The war sort-of comedy Whiskey Tango Foxtrot stars Tina Fey as an Afghanistan-based news correspondent, which means that, if nothing else, she now has more foreign-policy experience than Sarah Palin. Damn, I hoped it would be great — harsher and “sicker” (in the Terry Southern, National Lampoon sense) than all the over-earnest War on Terror films of the last decade. Behind the camera are Unbreakable Kimmy Schmidt, Saturday Night Live, and gonzo-comedy vets: writer Robert Carlock, co-producer Lorne Michaels, and directors Glenn Ficarra and John Requa, who wrote Bad Santa. The source material is Chicago Tribune South Asian bureau chief Kim Barker’s barbed memoir, The Taliban Shuffle: Strange Days in Afghanistan and Pakistan. There was the potential here for another M*A*S*H (Robert Altman’s movie, not the aggressively humanistic TV series).
I know what you’re thinking: “Dream on.” Maybe that kind of movie would be made for premium cable or Netflix or Amazon these days, but Whiskey Tango Foxtrot turns out to be a weak broth. I was rooting for it so hard that I told myself I liked it even as it missed one mark after another. But in the end it’s just shapeless and apolitical.
Well, there is a watered-down feminist message, if that’s your idea of political. Fey’s Kim Baker — the loss of an “r” from Baker’s name strikes me as symbolic, as if the writer were telling us the jokes would be more family-friendly — is now a lifestyle-news TV producer instead of a newspaper reporter. She’s tapped for Afghanistan because the big-deal correspondents have moved on to Iraq, and because she’s single and without kids. Pretty humiliating, right? When she arrives in Afghanistan, she’s doesn’t know the language so she can’t hear the Afghans’ ridicule. She’s also a klutz. And she’s quickly reminded of her not-hotness — the movie’s view, not mine — by the presence of a conventionally gorgeous Aussie blonde TV reporter played by Margot Robbie. Still, Baker is told, a “4” or “6” at home is, given the paucity of Western women, a “10” in Afghanistan.
I have a female colleague who gets annoyed that Fey seems to go out of her way in her movies to deride her looks, as if she weren’t such an attractive woman. So the movie makes hay out of the way an Afghan government official (Alfred Molina), whose job is to crusade against alcohol and immorality, constantly puts the moves on her. Presumably for commercial reasons Whiskey Tango Foxtrot needs a love story, so Martin Freeman turns up as a Scottish photographer who starts out sleazy and evolves into a puppy dog. He’s adorable, but by the time he starts talking about getting serious the helium has gone out of the movie.
You might have winced when you read that Molina plays an Afghan official. You might again when you read that Christopher Abbott — best known from Girls but revelatory in last year’s film James White — is Baker’s fixer and translator, Fahim. So it’s another movie in which non-Westerners are played by Americans and Brits with ruddy makeup. For the record, Molina is amusing and Abbott, on his own terms, entirely credible. But the response on social media has been justly fierce. Doesn’t Hollywood ever learn?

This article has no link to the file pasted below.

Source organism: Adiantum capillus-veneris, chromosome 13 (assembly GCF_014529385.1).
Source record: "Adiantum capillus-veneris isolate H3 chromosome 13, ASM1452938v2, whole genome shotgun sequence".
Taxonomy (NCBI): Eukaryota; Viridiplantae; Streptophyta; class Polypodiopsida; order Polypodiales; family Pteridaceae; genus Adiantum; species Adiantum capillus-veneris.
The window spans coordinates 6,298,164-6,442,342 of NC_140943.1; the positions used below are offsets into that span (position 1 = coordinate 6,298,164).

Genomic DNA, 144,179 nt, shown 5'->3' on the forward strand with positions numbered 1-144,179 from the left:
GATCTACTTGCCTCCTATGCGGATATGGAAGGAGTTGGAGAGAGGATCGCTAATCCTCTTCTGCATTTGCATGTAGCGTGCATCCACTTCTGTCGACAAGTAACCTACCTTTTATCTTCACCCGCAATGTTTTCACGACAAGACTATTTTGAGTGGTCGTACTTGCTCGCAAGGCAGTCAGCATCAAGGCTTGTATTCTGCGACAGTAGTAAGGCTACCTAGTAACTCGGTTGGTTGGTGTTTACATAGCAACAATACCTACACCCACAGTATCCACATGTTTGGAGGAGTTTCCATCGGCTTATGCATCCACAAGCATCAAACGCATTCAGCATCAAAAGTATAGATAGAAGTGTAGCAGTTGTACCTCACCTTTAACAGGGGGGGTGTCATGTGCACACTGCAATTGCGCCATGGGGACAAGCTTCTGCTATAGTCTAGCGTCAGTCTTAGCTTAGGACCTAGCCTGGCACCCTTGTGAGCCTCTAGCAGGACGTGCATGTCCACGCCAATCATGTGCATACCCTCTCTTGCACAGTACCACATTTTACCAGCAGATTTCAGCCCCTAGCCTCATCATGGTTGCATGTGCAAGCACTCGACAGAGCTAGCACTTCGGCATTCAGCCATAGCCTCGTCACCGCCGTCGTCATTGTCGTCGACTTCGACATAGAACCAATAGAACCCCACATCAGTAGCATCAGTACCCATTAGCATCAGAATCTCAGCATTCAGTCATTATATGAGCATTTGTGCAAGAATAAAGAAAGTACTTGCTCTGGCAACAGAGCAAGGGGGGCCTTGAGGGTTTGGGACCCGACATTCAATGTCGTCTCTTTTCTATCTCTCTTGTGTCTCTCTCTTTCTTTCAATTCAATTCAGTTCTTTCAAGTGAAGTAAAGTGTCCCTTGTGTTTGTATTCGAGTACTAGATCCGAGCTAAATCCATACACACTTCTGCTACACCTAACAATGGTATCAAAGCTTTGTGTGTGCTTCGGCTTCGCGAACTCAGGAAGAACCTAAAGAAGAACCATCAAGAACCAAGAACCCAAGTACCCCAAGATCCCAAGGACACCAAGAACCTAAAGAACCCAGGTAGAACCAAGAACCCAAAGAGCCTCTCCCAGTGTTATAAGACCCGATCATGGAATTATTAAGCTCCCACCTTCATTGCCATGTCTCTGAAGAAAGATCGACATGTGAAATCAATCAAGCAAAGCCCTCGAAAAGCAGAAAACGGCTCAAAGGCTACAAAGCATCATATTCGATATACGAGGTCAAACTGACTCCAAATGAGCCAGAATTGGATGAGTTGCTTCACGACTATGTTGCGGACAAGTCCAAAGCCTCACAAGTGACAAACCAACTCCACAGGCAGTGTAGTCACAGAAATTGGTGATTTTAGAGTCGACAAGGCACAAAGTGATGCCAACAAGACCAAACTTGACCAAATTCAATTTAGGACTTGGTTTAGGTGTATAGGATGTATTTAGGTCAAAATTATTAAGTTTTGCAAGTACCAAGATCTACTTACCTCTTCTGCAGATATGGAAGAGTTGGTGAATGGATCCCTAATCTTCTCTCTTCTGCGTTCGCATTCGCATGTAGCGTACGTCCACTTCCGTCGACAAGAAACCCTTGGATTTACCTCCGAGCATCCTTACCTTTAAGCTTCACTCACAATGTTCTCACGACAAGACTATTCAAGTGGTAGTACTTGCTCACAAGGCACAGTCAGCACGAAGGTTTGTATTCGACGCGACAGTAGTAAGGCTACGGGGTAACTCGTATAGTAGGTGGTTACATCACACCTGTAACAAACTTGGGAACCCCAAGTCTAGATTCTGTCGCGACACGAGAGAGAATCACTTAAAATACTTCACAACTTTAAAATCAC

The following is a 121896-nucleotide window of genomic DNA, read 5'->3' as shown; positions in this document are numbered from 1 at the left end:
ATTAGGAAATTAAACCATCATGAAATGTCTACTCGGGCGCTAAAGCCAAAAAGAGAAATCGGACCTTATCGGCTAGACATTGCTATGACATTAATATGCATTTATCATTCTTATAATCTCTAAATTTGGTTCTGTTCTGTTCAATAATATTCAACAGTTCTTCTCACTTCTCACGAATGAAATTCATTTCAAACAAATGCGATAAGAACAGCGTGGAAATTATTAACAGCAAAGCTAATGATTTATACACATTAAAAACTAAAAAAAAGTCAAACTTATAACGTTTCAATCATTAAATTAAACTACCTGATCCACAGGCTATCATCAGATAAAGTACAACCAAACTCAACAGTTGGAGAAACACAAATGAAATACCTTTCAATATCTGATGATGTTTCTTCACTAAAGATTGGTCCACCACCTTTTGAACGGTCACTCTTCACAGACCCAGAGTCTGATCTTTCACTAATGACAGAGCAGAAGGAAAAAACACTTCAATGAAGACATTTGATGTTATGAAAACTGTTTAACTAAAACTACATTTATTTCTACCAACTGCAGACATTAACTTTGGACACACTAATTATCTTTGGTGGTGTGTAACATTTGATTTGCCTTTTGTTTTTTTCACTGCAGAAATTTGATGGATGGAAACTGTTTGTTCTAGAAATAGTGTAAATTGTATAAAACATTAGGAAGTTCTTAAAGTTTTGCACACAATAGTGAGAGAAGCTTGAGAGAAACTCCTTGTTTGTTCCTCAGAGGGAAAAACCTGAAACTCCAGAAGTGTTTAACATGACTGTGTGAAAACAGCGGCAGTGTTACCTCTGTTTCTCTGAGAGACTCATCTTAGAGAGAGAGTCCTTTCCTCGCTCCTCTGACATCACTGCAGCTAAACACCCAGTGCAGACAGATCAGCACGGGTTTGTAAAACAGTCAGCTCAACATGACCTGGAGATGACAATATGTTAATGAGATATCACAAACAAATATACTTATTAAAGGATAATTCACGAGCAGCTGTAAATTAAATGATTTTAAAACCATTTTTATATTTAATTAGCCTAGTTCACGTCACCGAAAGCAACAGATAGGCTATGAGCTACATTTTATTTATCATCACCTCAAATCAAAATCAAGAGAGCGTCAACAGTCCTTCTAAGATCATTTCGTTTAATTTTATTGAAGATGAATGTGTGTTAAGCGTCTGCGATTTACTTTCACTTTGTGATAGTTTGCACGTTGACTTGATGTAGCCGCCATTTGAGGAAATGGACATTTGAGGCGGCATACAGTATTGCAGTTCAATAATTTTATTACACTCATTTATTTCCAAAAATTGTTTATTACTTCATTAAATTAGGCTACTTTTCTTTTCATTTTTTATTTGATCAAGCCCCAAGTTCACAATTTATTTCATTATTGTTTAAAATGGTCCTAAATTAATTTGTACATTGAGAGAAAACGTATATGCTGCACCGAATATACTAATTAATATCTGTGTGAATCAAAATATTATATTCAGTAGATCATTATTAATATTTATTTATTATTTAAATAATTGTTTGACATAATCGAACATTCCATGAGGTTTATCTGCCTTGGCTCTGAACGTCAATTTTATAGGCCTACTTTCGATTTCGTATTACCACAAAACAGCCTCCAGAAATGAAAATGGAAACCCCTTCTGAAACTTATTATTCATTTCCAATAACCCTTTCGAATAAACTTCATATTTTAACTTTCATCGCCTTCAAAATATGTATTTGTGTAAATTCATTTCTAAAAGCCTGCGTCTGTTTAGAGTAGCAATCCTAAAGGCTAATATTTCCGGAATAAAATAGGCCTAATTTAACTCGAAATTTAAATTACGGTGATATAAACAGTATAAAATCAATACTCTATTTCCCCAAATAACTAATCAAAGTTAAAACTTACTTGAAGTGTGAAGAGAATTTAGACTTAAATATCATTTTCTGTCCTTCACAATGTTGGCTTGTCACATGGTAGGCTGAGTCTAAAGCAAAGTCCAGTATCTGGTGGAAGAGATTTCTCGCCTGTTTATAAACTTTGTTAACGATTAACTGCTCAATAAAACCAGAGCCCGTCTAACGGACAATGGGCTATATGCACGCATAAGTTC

Reading Barker’s book, I was struck by how incisive it is, and how the carnage is not just tragic but the product of chaos and misdirection. It’s packed with episodes that would have been startling onscreen and with crazy-scary characters who’d have burned a hole in the screen. Barker’s descriptions of U.S.-endorsed president Hamid Karzai and his murderous, corrupt family are brutal. But Karzai isn’t in the movie, and criticism of how the occupation is being managed is confined to exasperated looks by a general (Billy Bob Thornton, who’s superbly caustic). The only real criticism is reserved for higher-ups at Baker’s TV network, who don’t think Americans care about the day-to-day outrages of life in Afghanistan. That seems rather hypocritical given how much is left out of this movie!
I liked watching Fey, who’s learning to be a real actress — to stop pulling sitcom faces and just be. It’s fun to watch her go from helpless to hard-charging, mastering the language and trying to see past the propaganda on all sides. But the part isn’t filled in, and the movie has a huge omission: When Baker announces that she has gotten too used to the madness of Afghanistan — that she’s worried it’s starting to seem too normal — the sentiment comes out of nowhere. Her dramatic arc, like the film’s, disintegrates.
How did Whiskey Tango Foxtrot go wrong? My guess is in the usual way. The people holding the purse strings probably said that Americans don’t like politics, that they’d be offended by absurdist comedy when American soldiers are dying in Afghanistan, and that the heroine had to be “likable” and meet a cute guy. Those calculations are in the name of selling more tickets in the multiplex, but the odds are the movie will bomb anyway for having no distinct point of view. It’s not so much bad as dismayingly bland. It’s WTF for all the wrong reasons.